In 1997 I became a falconer. I spent much of the year before that studying a lot of available literature; went to the State Dept. of Fish And Game and took the falconry exam, found another falconer to be my sponsor for the two year apprenticeship period, built a mews (hawk house) and weathering area, built or purchased the large collection of necessary equipment and supplies, laid in a supply of high quality hawk food, had the inspections done, sent in checks to various state and federal agencies, and waited. And waited. And finally received my apprentice falconry license in the mail! And all that was the easy part.
Doing all that earned me the right to go out and get myself a hawk, which I did the second week of October. Her name is Kiera, and she's a passage (or first year) Red-tailed hawk (Buteo Jamaciencis). Here are some photos of her and some stories about our adventures together.
Here's the first photo of us taken just after her capture
|Here's another shot of those first few minutes.|
|A closeup at home.|
Kiera's a fast learner. I've rarely had to show her anything twice. It took a little while to get her out in the field flying because of my work schedule; I was limited to weekends for a month or so due to a temporary situation at work. After that was resolved, I was able to start taking midweek days off also. In between field days, I would work with her indoors in the evening, jumping her to the glove for tidbits. Before long, she was coming to the glove outdoors about 100 feet on a creance without hesitation. It was time to cut her loose and see what would happen.
With my heart in my throat, I untied the creance and removed her swivel.
I said a little prayer and dropped her off my glove to the ground. I turned
my back and walked away about 50 feet. I put a tidbit on my glove and turned.
Before I could even get the whistle blown, she was off and pumping towards
me! With a gentle flare of the wings, she touched down on my glove just
as she had been doing while tied to the creance. What a blast! She has
since repeated this return many times, and it still gives me a rush every
The following are excerpts from my journal telling the story of what has happened since that day with Kiera.
Well, I got Kiera out for her first hunting today. I don't mind admitting that I was pretty nervous about letting her loose after game. I really didn't know if she'd take off or come back. She was a bit heavy; 1175g; I was hoping she'd be in the 1150 rang e, but oh well. We've had rain for the past few days, and I've got commitments tomorrow, and we got a break in the weather so off we went.
We (my sponsor Pam, Kiera, and myself) headed out to a field we know. It had been raining most of the morning so it was pretty wet out. Headed out into the field, watching to see her reaction. Once I started kicking at brush, she started paying serious attention to what we were doing. After a while, we kicked up the first jack. HO HO HO! Off she went. For about 10 yards. Then she pulled off and circled once up into the sky about 20 feet. My heart was in my throat. Then, around she came, turning, and headed straight back to the glove! Oh, man, to have a wild hunting hawk return to me voluntarily for the first time! What a thrill! That felt really, really good. We kept at it; couldn't seem to get within a hundred yards of a jack before it spooked. Got a couple more slips and she took off after them, but knew real fast that she wasn't going to catch them. Got 2 fair pheasant slips; she tried on those, but they were too quick and she was a little heavy to really chase them. Then we got a good jack slip. She chased for about 30-40 yards, then pulled off and went to the top of a solitary tree and sat there looking for the jack. We tried to kick something up, but no such luck. I came up to the tree, got into her vision, and put up the glove. Down she came, pretty as you please. Another big smile on my face. Pretty good flight, but she still isn't too serious. But she's getting better. She's got to try harder if she's gonna catch these big things.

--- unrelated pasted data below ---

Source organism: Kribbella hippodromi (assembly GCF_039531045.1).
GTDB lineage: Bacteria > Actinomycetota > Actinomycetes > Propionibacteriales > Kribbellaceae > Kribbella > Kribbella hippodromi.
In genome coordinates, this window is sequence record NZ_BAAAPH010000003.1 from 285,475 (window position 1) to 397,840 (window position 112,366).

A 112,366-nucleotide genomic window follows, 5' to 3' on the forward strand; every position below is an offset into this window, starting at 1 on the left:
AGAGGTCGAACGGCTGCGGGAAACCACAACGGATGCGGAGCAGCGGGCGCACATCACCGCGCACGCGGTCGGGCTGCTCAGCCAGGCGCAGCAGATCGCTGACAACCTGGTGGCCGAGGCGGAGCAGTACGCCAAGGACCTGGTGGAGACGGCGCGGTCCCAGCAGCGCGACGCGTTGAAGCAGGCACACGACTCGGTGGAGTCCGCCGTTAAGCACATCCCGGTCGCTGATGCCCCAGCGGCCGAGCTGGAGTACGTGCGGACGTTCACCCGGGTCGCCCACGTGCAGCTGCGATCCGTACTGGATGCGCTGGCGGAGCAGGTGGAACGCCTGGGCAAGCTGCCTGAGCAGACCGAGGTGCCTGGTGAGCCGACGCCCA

We walked or I should say trudged; the mud was pretty thick throughout most of the fields, for a while longer. Didn't kick up much of anything, so we decided to call it a day. On the way back to the parking lot, we kicked up another jack. HO HO HO and awa y she goes, pumping hard and closing! After a flight of about 75 yards, she folds up to slam this jack, who at the very last second makes a hard left turn, leaving Kiera committed to the end of the stoop. She hits the ground right where this jack should have been. :-)
After a second or two, she realized what had happened, and took off in the direction the jack had gone, but with a 1-2 second head start, he was a LONG way off. She flew up to a fence post and sat there. Would not fly back to me, so I walked over to her, put out the glove, and she hopped over to it. She was tired and so was I. I'm pretty out of shape; this hawkin' stuff is gonna get me down to hunting weight in no time! I fed her a quail leg and a couple of tidbits on the glove, rewarding her for her good flight. She almost got that jack. She tried hard, just didn't know jackrabbit trick #47; the hard left turn at the "last" minute. :-)
I was really happy with the whole experience. Had a great time, but I'm pretty tired and sore afterwards. But I finally did it! I got her out chasing game. That feels real good. And then, she kept coming back to me. As a first year apprentice, that's an experience I just can't get over. What fun! I'm gonna enjoy this.
|Here's a photo of my mews when it was under construction; the wood framing was up, but not the metal bars. It now has 1/2" EMT conduit verical bars with 3/4" spacing on all the open areas you see here.|